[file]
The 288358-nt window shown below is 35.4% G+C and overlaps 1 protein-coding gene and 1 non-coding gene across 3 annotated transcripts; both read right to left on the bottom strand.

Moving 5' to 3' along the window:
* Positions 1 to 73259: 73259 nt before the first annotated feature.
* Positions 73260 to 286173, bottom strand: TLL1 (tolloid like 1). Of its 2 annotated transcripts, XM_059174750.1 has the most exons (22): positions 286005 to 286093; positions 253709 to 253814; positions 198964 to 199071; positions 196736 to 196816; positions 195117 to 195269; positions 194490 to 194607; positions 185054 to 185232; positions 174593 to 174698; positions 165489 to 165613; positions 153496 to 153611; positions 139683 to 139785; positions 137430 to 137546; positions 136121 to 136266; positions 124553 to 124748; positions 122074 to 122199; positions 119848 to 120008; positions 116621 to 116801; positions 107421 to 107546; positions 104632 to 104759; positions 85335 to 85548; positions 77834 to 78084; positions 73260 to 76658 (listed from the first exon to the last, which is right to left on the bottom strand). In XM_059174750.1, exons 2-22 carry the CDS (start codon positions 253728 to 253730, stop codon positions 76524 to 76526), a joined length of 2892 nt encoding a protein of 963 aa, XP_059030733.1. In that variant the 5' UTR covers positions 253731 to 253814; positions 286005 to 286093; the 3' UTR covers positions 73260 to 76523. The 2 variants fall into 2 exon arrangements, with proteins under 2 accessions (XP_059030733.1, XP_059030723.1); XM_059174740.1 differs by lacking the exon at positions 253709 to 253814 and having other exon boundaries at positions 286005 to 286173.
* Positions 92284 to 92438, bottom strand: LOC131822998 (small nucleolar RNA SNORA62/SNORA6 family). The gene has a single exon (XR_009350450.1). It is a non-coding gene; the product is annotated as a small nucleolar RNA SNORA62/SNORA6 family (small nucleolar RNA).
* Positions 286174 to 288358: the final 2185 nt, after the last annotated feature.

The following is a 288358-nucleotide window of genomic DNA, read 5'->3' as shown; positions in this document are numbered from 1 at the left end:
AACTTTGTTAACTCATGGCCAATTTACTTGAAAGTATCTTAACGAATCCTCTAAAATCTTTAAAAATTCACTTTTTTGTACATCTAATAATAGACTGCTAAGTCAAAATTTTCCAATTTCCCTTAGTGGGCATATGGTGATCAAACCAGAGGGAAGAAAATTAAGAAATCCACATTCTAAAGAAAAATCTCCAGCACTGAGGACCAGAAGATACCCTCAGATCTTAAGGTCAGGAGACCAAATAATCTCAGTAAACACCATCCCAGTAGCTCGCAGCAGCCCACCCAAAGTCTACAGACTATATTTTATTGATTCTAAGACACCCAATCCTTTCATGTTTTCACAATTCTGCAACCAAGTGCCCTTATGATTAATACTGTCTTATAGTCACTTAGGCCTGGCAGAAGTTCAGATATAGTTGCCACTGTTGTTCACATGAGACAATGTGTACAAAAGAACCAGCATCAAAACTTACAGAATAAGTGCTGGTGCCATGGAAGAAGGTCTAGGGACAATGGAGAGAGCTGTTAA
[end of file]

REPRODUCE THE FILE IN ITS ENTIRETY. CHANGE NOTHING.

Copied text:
The 288358-nt window shown below is 35.4% G+C and overlaps 1 protein-coding gene and 1 non-coding gene across 3 annotated transcripts; both read right to left on the bottom strand.

Moving 5' to 3' along the window:
* Positions 1 to 73259: 73259 nt before the first annotated feature.
* Positions 73260 to 286173, bottom strand: TLL1 (tolloid like 1). Of its 2 annotated transcripts, XM_059174750.1 has the most exons (22): positions 286005 to 286093; positions 253709 to 253814; positions 198964 to 199071; positions 196736 to 196816; positions 195117 to 195269; positions 194490 to 194607; positions 185054 to 185232; positions 174593 to 174698; positions 165489 to 165613; positions 153496 to 153611; positions 139683 to 139785; positions 137430 to 137546; positions 136121 to 136266; positions 124553 to 124748; positions 122074 to 122199; positions 119848 to 120008; positions 116621 to 116801; positions 107421 to 107546; positions 104632 to 104759; positions 85335 to 85548; positions 77834 to 78084; positions 73260 to 76658 (listed from the first exon to the last, which is right to left on the bottom strand). In XM_059174750.1, exons 2-22 carry the CDS (start codon positions 253728 to 253730, stop codon positions 76524 to 76526), a joined length of 2892 nt encoding a protein of 963 aa, XP_059030733.1. In that variant the 5' UTR covers positions 253731 to 253814; positions 286005 to 286093; the 3' UTR covers positions 73260 to 76523. The 2 variants fall into 2 exon arrangements, with proteins under 2 accessions (XP_059030733.1, XP_059030723.1); XM_059174740.1 differs by lacking the exon at positions 253709 to 253814 and having other exon boundaries at positions 286005 to 286173.
* Positions 92284 to 92438, bottom strand: LOC131822998 (small nucleolar RNA SNORA62/SNORA6 family). The gene has a single exon (XR_009350450.1). It is a non-coding gene; the product is annotated as a small nucleolar RNA SNORA62/SNORA6 family (small nucleolar RNA).
* Positions 286174 to 288358: the final 2185 nt, after the last annotated feature.

The following is a 288358-nucleotide window of genomic DNA, read 5'->3' as shown; positions in this document are numbered from 1 at the left end:
AACTTTGTTAACTCATGGCCAATTTACTTGAAAGTATCTTAACGAATCCTCTAAAATCTTTAAAAATTCACTTTTTTGTACATCTAATAATAGACTGCTAAGTCAAAATTTTCCAATTTCCCTTAGTGGGCATATGGTGATCAAACCAGAGGGAAGAAAATTAAGAAATCCACATTCTAAAGAAAAATCTCCAGCACTGAGGACCAGAAGATACCCTCAGATCTTAAGGTCAGGAGACCAAATAATCTCAGTAAACACCATCCCAGTAGCTCGCAGCAGCCCACCCAAAGTCTACAGACTATATTTTATTGATTCTAAGACACCCAATCCTTTCATGTTTTCACAATTCTGCAACCAAGTGCCCTTATGATTAATACTGTCTTATAGTCACTTAGGCCTGGCAGAAGTTCAGATATAGTTGCCACTGTTGTTCACATGAGACAATGTGTACAAAAGAACCAGCATCAAAACTTACAGAATAAGTGCTGGTGCCATGGAAGAAGGTCTAGGGACAATGGAGAGAGCTGTTAA